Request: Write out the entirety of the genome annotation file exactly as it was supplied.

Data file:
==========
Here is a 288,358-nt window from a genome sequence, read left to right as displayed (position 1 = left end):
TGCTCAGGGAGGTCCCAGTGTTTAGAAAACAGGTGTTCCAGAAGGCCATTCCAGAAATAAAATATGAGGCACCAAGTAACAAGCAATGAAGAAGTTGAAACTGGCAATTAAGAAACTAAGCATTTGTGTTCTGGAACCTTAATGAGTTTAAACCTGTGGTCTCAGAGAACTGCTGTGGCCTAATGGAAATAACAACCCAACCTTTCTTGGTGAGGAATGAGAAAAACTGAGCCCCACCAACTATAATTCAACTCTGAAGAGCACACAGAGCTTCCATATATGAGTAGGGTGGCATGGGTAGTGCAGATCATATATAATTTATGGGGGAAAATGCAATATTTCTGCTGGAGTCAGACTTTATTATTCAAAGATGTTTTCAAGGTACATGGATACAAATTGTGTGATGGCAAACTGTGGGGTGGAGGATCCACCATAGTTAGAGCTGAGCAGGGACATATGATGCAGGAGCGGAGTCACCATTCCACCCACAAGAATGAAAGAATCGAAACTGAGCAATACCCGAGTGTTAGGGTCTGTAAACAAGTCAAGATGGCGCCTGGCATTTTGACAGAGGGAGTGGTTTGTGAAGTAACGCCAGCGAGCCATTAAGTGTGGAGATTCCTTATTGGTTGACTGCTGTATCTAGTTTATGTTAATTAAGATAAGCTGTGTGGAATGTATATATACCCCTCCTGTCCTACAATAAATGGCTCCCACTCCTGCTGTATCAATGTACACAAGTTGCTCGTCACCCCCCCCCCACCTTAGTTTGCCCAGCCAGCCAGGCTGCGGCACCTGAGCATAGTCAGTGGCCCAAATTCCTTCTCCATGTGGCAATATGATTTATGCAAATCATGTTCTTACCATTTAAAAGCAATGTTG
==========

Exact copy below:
Here is a 288,358-nt window from a genome sequence, read left to right as displayed (position 1 = left end):
TGCTCAGGGAGGTCCCAGTGTTTAGAAAACAGGTGTTCCAGAAGGCCATTCCAGAAATAAAATATGAGGCACCAAGTAACAAGCAATGAAGAAGTTGAAACTGGCAATTAAGAAACTAAGCATTTGTGTTCTGGAACCTTAATGAGTTTAAACCTGTGGTCTCAGAGAACTGCTGTGGCCTAATGGAAATAACAACCCAACCTTTCTTGGTGAGGAATGAGAAAAACTGAGCCCCACCAACTATAATTCAACTCTGAAGAGCACACAGAGCTTCCATATATGAGTAGGGTGGCATGGGTAGTGCAGATCATATATAATTTATGGGGGAAAATGCAATATTTCTGCTGGAGTCAGACTTTATTATTCAAAGATGTTTTCAAGGTACATGGATACAAATTGTGTGATGGCAAACTGTGGGGTGGAGGATCCACCATAGTTAGAGCTGAGCAGGGACATATGATGCAGGAGCGGAGTCACCATTCCACCCACAAGAATGAAAGAATCGAAACTGAGCAATACCCGAGTGTTAGGGTCTGTAAACAAGTCAAGATGGCGCCTGGCATTTTGACAGAGGGAGTGGTTTGTGAAGTAACGCCAGCGAGCCATTAAGTGTGGAGATTCCTTATTGGTTGACTGCTGTATCTAGTTTATGTTAATTAAGATAAGCTGTGTGGAATGTATATATACCCCTCCTGTCCTACAATAAATGGCTCCCACTCCTGCTGTATCAATGTACACAAGTTGCTCGTCACCCCCCCCCCACCTTAGTTTGCCCAGCCAGCCAGGCTGCGGCACCTGAGCATAGTCAGTGGCCCAAATTCCTTCTCCATGTGGCAATATGATTTATGCAAATCATGTTCTTACCATTTAAAAGCAATGTTG